267005 Protecting reproductive health through policy advocacy training

Tuesday, October 30, 2012 : 3:10 PM - 3:30 PM

Marj Plumb, DrPH , Plumbline Coaching and Consulting, Berkeley, CA
Jessica Trowbridge, MPH , Program on Reproductive Health and the Environment, University of California San Francisco, Oakland, CA
Annemarie Charlesworth, MA , National Center of Excellence in Women's Health, University of California, San Francisco, San Francisco, CA
Claire Brindis, DrPH , Philip R. Lee Institute for Health Policy Studies, University of California, San Francisco, San Francisco, CA
Tracey J. Woodruff, PhD, MPH , Program on Reproductive Health and the Environment, University of California, San Francisco, Oakland, CA
Problem statement: Reach the Decision Makers (Reach) is an innovative science and policy training program created for community-based leaders, scientists, public health and health care providers to understand, communicate and act on scientific research to inform the USEPA on issues critical to preventing toxic chemical exposures and ultimately improving the community's health. Reach focuses on teaching participants to evaluate the available science and on breaking down institutional barriers at the USEPA that limit effective policy and regulatory development that can prevent exposures to toxic chemicals at the national and community level. Team projects serve to address issues regarding reproductive environmental health with which to engage the EPA. Too often, the decision-making process which ultimately determines the regulations affecting the health of communities, is not informed by community groups, scientists, and health care professionals because they do not know how to work with regulatory agencies and be most effective in delivering the key, critical, public health science. Methods: Reach is a year-long training program that utilizes: (1) in-person and webinar-based seminars; (2) mentored team-learning groups; and (3) a team policy project. Results: In the first two years of the program we: (1) recruited and trained a multi-disciplinary cohort of 52 fellows; (2) supported the teams 10 team-based policy projects that address: comprehensive pesticide review process, strengthening worker protection standard, air pollution monitoring near roadways, environmental justice goals, testing of endocrine disrupting chemicals, monitoring of air-pollution, incorporating preconception and pre-natal environmental exposures into risk-assessment, and diesel emissions; and (3) improved the program structure and curriculum in response to systematic and comprehensive evaluations to increase the impact of the program. Conclusions: Science and policy training can contribute to immediate and lasting changes to participants ability to interact with the environmental health policy process which should lead to improved environmental health policy.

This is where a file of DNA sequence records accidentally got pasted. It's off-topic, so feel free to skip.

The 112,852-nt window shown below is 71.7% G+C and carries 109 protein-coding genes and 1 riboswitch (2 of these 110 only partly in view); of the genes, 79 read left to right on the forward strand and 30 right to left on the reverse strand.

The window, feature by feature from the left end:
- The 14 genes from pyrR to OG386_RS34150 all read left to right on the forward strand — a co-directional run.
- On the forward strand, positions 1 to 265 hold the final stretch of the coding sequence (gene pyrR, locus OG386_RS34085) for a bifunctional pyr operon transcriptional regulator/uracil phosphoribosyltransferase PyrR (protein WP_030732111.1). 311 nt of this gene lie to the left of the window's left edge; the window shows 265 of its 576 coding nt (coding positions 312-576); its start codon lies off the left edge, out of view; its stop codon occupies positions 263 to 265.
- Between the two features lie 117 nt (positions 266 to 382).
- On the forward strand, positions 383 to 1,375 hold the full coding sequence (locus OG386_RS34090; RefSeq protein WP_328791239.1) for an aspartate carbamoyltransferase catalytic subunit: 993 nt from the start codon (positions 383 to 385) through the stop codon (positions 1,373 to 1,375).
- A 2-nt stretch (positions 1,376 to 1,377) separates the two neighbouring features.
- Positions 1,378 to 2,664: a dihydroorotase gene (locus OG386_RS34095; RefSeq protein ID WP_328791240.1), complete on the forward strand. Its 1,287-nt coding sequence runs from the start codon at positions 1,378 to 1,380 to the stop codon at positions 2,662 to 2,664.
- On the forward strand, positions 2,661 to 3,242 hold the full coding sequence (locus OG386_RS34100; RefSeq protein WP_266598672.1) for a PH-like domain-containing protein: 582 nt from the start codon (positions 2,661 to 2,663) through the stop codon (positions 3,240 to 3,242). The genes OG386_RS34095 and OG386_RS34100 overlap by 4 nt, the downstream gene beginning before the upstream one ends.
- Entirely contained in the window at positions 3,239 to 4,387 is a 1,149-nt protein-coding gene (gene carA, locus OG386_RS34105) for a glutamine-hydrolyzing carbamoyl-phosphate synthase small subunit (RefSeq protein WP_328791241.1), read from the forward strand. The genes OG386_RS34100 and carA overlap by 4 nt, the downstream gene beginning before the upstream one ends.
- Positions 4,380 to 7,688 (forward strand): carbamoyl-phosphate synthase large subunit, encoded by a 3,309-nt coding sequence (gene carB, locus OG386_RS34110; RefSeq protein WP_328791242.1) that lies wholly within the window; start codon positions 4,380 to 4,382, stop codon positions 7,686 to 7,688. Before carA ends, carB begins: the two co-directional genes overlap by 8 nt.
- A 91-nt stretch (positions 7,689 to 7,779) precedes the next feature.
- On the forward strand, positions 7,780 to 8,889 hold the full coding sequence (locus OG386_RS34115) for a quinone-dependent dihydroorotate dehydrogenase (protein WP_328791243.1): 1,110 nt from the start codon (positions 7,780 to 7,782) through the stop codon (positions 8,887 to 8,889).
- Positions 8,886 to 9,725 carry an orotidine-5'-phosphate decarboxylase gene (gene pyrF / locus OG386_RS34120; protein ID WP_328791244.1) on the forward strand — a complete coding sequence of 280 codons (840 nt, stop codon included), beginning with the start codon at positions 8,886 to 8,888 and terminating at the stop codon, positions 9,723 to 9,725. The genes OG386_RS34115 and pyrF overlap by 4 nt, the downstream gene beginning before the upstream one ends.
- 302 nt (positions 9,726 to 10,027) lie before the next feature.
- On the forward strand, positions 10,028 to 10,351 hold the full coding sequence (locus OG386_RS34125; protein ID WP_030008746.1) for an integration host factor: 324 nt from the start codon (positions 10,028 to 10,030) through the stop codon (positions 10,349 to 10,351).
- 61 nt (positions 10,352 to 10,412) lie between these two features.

Learning Areas:
Advocacy for health and health education
Conduct evaluation related to programs, research, and other areas of practice
Public health or related laws, regulations, standards, or guidelines
Public health or related public policy

Learning Objectives:
1. Describe a key opportunity to strengthen pubic participation in environmental health policy setting. 2. Examine the elements of an experiential learning model for increasing participation in the policy process. 3. Evaluate the degree to which a training program in science and public policy can contribute to improvements in environmental health policy setting.

Keywords: Environmental Exposures, Reproductive Health

Presenting author's disclosure statement:

Qualified on the content I am responsible for because: I helped create and currently direct the program.
Any relevant financial relationships? No

I agree to comply with the American Public Health Association Conflict of Interest and Commercial Support Guidelines, and to disclose to the participants any off-label or experimental uses of a commercial product or service discussed in my presentation.